The Muslim community in Assam has responded positively to the State Government’s move to enforce new legislation to end polygamy. Even though most Muslims, particularly women, have backed the government’s move, they have sounded caution by saying the proposed law should not clash with the community's personal laws.
Noted lawyer, activist, and teacher Shahnaz Rahman while welcoming the State Government’s initiative said that utmost care has to be taken in drafting the proposed legislation as it might clash with the Muslim Personal Law.
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“The clauses under the ‘Muslim Personal Law (Shariat), 1937 as construed by the All India Muslim Personal Law Board, apply to Muslims in India. Polygamy is not prohibited in Muslim legislation because it is recognized as a religious practice, hence they tend to preserve and practice it. When there is a disagreement between the Indian Penal Code and personal laws, the personal laws are implemented since it is a legal principle that a specific law supersedes the general law,” Shahnaz Rahman told Awaz-The Voice Assam.
According to Shahnaz Rahman generally, women will be safer and secure by the introduction of this kind of legislation to end polygamy for obvious reasons. Polygamy has a significant impact on Indian society and has been debated for its validity from a constitutional standpoint, particularly about religions such as Islam and Hinduism, she said.
Promising young poet Shaheen Akhtar says that one cannot deny the fact that polygamy was justly practiced during the times when Prophet Muhammad lived and it was exercised purely to give justice to the women of that era.
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“It is because many Muslims (male) were killed at the battle of Uhud and hence the concern for the orphans and the widows came into existence. As a result, it was permitted for a male to exercise polygamy as a responsibility to ensure social justice for the orphans. As such, Chapter IV, Verse 3 of the Holy Quran states: ‘And if ye fear that ye will not deal fairly by the orphans, marry the women, who seem good to you, two or three or four; and if they fear that they cannot do justice (to so many) then one (only) or (the captives) that your right hands possess.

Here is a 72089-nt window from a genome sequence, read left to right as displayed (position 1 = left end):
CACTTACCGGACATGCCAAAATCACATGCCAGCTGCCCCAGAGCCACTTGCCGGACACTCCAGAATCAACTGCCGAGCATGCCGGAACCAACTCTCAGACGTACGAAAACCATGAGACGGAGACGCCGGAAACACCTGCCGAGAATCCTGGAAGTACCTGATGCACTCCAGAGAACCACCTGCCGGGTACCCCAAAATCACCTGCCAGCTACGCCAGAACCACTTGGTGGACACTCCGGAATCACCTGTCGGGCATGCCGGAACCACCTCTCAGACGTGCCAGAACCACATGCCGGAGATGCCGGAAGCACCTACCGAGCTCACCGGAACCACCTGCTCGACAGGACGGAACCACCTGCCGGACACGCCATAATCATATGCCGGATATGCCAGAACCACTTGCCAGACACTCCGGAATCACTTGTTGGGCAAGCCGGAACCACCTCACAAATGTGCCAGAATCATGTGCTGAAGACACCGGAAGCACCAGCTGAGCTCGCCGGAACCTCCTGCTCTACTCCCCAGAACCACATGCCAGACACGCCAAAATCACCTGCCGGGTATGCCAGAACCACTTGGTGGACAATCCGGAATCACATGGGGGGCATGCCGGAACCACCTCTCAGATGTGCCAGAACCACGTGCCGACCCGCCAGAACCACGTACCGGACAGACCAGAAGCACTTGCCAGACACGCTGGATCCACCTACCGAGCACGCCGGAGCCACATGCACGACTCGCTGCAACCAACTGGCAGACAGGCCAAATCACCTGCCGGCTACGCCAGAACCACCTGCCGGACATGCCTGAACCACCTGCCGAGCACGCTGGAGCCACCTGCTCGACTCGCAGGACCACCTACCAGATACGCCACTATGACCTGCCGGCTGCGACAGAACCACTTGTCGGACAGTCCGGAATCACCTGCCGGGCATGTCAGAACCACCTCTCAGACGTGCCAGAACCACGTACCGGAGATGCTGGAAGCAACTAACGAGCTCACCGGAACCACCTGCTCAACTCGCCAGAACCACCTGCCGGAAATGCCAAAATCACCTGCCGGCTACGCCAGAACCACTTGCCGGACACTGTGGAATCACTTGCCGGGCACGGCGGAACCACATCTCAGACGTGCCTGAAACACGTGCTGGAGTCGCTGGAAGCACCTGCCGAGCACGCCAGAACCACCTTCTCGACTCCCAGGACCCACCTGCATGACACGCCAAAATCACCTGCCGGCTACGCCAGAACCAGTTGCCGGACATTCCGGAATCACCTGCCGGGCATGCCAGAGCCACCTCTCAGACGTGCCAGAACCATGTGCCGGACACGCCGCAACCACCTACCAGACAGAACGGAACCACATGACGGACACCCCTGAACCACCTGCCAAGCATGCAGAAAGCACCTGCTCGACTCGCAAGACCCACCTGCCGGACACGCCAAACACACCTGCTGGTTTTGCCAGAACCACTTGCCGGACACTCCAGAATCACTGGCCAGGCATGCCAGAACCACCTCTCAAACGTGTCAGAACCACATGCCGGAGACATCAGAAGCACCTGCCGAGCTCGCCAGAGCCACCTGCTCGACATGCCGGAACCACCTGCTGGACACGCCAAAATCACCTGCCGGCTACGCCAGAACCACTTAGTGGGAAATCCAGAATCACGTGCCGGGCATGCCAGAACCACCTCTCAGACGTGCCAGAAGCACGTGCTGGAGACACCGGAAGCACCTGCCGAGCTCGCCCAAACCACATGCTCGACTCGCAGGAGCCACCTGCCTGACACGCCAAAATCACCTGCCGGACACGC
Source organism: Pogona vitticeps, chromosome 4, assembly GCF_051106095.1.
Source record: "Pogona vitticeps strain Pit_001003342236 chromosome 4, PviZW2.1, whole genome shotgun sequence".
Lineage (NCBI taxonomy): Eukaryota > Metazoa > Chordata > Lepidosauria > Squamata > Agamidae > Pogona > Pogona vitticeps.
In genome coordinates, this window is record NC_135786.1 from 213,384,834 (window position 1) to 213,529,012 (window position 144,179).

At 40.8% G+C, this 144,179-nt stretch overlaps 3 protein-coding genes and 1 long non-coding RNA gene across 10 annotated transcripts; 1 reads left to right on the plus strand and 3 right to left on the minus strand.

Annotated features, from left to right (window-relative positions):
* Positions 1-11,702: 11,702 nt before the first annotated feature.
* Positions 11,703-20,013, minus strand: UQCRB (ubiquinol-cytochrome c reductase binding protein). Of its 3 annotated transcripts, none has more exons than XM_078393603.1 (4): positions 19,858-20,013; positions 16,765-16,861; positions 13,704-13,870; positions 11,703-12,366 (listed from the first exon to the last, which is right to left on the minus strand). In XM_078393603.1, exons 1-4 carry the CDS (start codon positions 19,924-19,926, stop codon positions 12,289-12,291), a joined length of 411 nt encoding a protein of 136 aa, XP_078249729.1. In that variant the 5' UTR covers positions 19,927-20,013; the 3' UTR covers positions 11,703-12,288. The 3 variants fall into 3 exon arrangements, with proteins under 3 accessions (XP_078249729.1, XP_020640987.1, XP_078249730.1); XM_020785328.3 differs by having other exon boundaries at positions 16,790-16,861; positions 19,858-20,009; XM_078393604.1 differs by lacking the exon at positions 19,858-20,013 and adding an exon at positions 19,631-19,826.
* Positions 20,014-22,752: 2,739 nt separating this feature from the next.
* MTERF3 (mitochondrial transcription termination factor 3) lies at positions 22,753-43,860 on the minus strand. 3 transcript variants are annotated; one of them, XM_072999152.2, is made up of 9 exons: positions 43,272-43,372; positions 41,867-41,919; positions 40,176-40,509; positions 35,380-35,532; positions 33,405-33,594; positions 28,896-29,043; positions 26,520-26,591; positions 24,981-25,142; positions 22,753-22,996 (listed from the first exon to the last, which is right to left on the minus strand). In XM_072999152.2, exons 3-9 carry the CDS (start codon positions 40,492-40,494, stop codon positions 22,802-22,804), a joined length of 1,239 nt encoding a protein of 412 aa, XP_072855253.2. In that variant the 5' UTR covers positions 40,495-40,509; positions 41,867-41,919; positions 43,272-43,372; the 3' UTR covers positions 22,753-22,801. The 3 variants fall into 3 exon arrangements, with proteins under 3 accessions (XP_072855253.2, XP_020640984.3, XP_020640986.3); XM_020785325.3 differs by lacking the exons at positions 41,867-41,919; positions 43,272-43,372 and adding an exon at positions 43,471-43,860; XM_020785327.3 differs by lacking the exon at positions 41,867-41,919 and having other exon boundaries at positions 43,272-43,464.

"Thus it is more likely that you will not do injustice. Hence, since practicing polygamy at the time of Prophet Muhammad was a social need, it proved to be just and apt. However, since the times now have changed and the situations are no more the same, so I believe practicing polygamy in today's era is a threat to society and therefore taking effective measures against its practice is the need of the hour,” Shaheen whose book on English poems titled ‘Words From Dust’ published recently, said.
Nurse Rupjan Begum who was rewarded by the Central Government for giving Covid vaccines to over one lakh people said that many of those involved in polygamy get married to young girls who have attained the marriageable age legally. This results in teenage pregnancy, she said.
I have handled many cases of teenage pregnancy where the girls had to take unbearable pain. In some cases, the pregnant girls and babies died after delivery. So, polygamy is a great injustice to women and it should be stopped,” Rupjan Begum said.
Eminent surgeon Padma Shri Dr. Illias Ali said that polygamy is one of the prime causes of the population explosion in the country. He, however, said it would be wrong to presume that polygamy is confined to the Muslim community only and thus the proposed legislation should address the problem from the larger perspective.
Dr Ali who launched a Jihad to create awareness on family planning among Muslims in Assam, said that countries like Turkey and Tunisia have banned polygamy and it is subject to administrative or judicial control in Egypt, Syria, and Jordan. “If the Muslim majority countries can take effective measures to end polygamy, why not India? I welcome the Assam Government’s move,” Dr. Ali, whose birth control measures have been published in several national and international magazines, newspapers, and journals, said.